How to manage your expectations
Yesterday I got my first copy of my book, A Different Breed! Yes, I am a published author now and if you like you can find the book on amazon.co.uk, amazon.com etc. I was so excited so I sent a message to all of my friends letting them know about my latest achievement, which for me by the way is my biggest achievement after giving birth to my two kids.
Well, it didn't go exactly as planned. A few of them were asking for a free copy and my dear reader that really hurt me. We do expect our close friends to support us, right? It was another reminder that we shouldn't have big expectations from people. Is this realistically doable though?
I am not a supporter of the theory that we shouldn't have expectations as I believe is not doable.
It is nearly impossible not to have expectations.
For example, you send a friend of yours a good morning text, don't you wait for a reply from them? This creates instantly a tiny expectation, doesn't it?
My belief is that we should be able to manage our expectations and try to rationalise them, in order to manage the disappointment instead of trying to persuade ourselves not to have an expectation in the first place.
Rationalising your feelings
Yesterday, I felt disappointed and sad, so after a few minutes, I rationalised this feeling in my head. Convert the emotion to a logical explanation. My conclusion was that maybe my friends or other people had a different perspective of what support means, or they didn't understand - as they are not writers themselves - the importance of this book to me.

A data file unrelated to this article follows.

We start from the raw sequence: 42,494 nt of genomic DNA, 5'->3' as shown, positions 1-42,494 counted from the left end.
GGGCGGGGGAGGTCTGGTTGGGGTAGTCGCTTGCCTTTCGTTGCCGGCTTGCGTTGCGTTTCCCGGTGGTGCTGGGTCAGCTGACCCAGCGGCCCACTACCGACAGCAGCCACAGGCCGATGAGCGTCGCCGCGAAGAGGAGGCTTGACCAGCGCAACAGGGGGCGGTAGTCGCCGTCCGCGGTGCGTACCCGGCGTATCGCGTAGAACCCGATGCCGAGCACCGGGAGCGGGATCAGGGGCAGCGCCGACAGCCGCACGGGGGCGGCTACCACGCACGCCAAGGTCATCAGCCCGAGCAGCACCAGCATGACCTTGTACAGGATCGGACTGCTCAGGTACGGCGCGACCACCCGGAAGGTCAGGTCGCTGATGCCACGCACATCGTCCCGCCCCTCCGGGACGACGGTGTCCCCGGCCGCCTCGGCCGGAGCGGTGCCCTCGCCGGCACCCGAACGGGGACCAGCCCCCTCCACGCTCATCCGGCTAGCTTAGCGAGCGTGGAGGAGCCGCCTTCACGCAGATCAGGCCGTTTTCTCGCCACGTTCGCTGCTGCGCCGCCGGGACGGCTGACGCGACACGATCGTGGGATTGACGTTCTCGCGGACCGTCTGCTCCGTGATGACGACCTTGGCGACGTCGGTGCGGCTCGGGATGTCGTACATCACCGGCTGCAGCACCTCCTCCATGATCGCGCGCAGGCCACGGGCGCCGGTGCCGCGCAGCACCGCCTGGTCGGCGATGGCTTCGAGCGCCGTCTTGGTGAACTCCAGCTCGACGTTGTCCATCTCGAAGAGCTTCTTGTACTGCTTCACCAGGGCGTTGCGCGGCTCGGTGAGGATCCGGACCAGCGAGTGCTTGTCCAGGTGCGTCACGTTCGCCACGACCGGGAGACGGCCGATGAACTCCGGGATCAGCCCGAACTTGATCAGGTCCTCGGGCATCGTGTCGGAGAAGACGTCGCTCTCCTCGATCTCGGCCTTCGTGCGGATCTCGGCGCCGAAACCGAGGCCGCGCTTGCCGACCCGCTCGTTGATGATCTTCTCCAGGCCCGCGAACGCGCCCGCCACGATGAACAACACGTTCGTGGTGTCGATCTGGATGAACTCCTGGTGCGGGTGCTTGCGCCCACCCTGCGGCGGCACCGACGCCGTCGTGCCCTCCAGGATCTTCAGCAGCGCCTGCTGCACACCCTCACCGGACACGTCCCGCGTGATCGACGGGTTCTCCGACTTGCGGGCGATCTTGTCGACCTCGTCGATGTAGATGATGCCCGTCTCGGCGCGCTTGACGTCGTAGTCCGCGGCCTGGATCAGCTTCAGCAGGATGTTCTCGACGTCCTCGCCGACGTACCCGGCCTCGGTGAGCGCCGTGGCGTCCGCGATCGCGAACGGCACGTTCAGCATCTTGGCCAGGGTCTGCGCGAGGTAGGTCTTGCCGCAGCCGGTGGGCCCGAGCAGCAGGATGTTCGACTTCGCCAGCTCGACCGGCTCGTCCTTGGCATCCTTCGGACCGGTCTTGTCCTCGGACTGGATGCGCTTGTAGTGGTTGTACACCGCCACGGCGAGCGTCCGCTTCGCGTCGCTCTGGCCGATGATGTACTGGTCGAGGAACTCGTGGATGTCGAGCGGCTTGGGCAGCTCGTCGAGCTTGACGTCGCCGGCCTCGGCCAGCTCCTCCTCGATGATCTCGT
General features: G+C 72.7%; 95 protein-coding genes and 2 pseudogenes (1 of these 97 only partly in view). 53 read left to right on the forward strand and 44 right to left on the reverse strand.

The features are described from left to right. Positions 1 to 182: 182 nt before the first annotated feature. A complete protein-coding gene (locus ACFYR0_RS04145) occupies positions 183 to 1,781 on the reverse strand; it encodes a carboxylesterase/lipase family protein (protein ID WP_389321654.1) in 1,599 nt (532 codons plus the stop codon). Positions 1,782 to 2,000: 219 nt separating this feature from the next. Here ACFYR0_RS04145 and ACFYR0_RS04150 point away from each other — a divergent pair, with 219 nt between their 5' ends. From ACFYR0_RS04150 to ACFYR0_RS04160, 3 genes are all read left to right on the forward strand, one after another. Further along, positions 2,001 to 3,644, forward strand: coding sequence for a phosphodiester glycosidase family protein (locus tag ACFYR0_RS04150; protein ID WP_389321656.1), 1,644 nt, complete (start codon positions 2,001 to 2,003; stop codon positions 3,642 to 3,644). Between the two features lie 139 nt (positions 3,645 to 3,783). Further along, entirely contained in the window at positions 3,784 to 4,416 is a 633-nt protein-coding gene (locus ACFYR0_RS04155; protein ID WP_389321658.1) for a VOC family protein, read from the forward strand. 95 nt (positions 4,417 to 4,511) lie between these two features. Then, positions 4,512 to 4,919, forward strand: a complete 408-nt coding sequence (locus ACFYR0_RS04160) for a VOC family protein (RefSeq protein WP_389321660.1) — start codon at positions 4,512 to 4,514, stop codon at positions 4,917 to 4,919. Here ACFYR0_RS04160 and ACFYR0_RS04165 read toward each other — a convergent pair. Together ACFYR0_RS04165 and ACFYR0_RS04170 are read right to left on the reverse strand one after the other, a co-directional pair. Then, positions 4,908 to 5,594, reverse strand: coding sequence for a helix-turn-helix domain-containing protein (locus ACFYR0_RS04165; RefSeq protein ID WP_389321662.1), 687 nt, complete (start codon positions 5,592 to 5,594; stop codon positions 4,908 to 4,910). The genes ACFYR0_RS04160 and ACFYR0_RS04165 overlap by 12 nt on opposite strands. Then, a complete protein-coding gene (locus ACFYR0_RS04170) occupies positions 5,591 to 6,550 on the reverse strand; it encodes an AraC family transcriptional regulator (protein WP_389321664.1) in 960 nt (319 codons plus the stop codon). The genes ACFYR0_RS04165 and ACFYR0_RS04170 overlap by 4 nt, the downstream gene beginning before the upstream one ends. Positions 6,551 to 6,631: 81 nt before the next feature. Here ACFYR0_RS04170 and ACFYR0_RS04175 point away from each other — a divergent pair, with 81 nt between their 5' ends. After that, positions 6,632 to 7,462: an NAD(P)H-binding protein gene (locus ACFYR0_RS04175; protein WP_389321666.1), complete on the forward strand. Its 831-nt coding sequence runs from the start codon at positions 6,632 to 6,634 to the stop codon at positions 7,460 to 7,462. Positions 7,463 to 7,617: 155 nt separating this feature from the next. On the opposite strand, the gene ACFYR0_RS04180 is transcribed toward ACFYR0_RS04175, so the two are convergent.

I saw them with love instead of anger (after had I allowed some time to myself to feel angry). Emotions cannot hurt us, but what can hurt us is if we allow them to take over our brain. We should be able to manage our emotions in order to understand them and then deal with them.
I used to be a very fiery person in the past, but through the years, and by practising rationalisation as I described above, I improved my communication skills. In simple words, the famous saying goes: give them the benefit of the doubt.
This can apply to everything in your life! You go home after a very long day at the office and your partner might be moody. Instead of looking at them with frustration, you could try to flip the script and see them with love and understanding. Talk to them before you start shouting. To do this, you could use one of the following tips:
- think before you talk
- put yourself in the other person's place
- rationalise your emotions
- breathe, take time then speak
- don't talk when you are upset
- see people with love and understanding
Thank you and if you would like to have a private session with me in how you can improve your emotional management, communication and anger issues, please contact me.
Have an awesome day!
Love and light to all of you,
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